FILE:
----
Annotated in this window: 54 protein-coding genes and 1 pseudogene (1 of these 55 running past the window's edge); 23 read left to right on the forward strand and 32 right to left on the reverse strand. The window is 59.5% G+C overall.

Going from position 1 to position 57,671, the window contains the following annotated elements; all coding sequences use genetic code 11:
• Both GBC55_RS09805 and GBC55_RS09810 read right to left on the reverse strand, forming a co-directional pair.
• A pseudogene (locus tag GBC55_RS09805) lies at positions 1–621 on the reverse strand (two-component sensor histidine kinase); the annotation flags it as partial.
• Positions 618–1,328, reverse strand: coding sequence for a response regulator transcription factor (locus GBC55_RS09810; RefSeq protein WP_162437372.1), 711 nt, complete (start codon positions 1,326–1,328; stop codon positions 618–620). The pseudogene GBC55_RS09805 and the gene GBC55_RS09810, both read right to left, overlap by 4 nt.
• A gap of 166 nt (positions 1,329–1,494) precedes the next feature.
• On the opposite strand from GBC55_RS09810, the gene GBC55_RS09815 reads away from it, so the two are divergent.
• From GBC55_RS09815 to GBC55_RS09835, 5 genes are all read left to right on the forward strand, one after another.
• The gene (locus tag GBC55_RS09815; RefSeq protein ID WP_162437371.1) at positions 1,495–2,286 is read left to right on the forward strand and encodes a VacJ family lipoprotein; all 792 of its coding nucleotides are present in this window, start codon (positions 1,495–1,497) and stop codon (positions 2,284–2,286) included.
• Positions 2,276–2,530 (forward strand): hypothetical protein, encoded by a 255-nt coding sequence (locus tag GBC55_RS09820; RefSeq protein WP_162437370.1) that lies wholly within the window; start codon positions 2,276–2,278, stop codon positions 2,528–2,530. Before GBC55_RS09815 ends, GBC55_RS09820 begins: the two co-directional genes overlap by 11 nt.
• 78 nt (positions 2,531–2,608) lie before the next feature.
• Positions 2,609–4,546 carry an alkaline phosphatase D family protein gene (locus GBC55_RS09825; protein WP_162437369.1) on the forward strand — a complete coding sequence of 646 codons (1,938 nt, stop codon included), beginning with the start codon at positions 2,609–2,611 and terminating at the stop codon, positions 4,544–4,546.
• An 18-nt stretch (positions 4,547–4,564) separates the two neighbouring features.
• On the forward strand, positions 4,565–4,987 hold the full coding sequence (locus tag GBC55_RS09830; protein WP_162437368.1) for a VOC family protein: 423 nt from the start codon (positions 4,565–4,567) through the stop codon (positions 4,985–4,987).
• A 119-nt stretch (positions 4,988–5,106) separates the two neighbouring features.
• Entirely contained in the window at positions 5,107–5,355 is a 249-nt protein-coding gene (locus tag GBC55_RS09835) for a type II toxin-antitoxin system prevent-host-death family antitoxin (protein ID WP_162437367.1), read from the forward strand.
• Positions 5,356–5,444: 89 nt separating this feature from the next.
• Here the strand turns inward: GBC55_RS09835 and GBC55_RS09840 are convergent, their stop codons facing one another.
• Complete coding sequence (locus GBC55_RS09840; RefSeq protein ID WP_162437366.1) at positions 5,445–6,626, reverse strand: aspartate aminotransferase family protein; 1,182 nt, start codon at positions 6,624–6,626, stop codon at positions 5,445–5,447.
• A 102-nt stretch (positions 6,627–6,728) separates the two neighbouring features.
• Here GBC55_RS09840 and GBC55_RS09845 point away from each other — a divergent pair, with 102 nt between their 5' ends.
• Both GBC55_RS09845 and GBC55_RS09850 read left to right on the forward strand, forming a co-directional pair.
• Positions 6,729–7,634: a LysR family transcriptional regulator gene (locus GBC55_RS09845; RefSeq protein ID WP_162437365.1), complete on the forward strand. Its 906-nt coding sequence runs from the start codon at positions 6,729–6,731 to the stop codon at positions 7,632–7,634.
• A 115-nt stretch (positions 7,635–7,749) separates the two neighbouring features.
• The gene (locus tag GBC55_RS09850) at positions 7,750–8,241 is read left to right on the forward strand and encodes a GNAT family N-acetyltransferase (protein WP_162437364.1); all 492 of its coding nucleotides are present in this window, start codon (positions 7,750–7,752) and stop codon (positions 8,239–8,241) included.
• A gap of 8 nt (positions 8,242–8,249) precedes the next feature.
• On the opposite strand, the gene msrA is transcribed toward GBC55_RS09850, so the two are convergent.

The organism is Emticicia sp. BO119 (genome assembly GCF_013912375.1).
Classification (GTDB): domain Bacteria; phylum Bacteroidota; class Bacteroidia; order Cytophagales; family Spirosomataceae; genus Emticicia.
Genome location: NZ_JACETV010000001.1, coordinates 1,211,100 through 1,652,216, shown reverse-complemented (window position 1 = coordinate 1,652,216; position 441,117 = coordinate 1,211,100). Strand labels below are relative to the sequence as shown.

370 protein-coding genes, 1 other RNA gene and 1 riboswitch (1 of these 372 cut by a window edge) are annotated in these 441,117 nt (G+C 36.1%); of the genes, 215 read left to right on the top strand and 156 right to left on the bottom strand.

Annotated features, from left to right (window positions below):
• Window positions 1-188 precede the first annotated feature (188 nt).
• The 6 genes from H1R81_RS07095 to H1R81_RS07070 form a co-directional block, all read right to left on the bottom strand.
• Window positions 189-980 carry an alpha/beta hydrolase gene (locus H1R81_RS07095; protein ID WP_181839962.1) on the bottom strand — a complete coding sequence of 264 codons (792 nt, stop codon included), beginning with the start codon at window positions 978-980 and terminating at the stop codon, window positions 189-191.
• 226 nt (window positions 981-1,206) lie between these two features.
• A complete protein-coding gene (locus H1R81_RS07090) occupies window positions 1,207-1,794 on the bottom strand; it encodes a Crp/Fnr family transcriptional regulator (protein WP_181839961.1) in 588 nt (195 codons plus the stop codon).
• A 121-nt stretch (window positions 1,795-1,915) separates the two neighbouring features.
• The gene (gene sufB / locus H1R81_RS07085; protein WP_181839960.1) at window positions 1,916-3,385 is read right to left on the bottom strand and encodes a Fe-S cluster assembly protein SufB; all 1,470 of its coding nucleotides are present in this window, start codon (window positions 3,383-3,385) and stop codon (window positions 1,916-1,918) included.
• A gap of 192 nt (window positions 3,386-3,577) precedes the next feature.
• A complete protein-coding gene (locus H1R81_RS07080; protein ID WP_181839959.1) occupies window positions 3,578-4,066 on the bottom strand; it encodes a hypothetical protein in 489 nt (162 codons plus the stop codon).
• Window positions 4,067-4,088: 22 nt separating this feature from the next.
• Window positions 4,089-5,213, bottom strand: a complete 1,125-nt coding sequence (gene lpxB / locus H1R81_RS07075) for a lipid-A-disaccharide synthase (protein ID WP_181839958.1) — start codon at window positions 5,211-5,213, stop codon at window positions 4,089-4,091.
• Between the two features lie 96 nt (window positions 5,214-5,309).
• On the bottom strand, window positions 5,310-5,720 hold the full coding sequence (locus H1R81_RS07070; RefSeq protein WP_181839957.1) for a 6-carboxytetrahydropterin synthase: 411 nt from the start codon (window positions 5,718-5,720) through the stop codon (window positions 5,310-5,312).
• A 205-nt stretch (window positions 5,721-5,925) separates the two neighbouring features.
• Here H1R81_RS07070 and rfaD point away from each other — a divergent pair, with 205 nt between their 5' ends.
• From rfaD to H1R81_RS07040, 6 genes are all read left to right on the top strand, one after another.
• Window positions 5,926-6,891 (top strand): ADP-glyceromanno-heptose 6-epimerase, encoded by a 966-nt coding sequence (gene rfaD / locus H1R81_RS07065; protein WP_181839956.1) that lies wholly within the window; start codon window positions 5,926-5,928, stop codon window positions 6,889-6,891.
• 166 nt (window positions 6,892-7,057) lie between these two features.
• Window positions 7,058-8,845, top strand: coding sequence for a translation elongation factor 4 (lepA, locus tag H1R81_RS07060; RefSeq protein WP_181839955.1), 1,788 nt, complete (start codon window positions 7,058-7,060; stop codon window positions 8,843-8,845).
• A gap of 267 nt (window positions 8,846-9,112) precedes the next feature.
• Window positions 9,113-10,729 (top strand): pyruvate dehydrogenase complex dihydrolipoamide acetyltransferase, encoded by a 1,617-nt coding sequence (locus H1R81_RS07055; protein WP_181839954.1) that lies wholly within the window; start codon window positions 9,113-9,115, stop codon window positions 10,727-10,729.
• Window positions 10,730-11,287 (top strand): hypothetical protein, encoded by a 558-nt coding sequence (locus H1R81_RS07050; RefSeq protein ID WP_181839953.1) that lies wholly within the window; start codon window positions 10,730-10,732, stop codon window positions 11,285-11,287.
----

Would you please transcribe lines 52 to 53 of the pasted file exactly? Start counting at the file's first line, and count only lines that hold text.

• A gap of 267 nt (window positions 8,846-9,112) precedes the next feature.
• Window positions 9,113-10,729 (top strand): pyruvate dehydrogenase complex dihydrolipoamide acetyltransferase, encoded by a 1,617-nt coding sequence (locus H1R81_RS07055; protein WP_181839954.1) that lies wholly within the window; start codon window positions 9,113-9,115, stop codon window positions 10,727-10,729.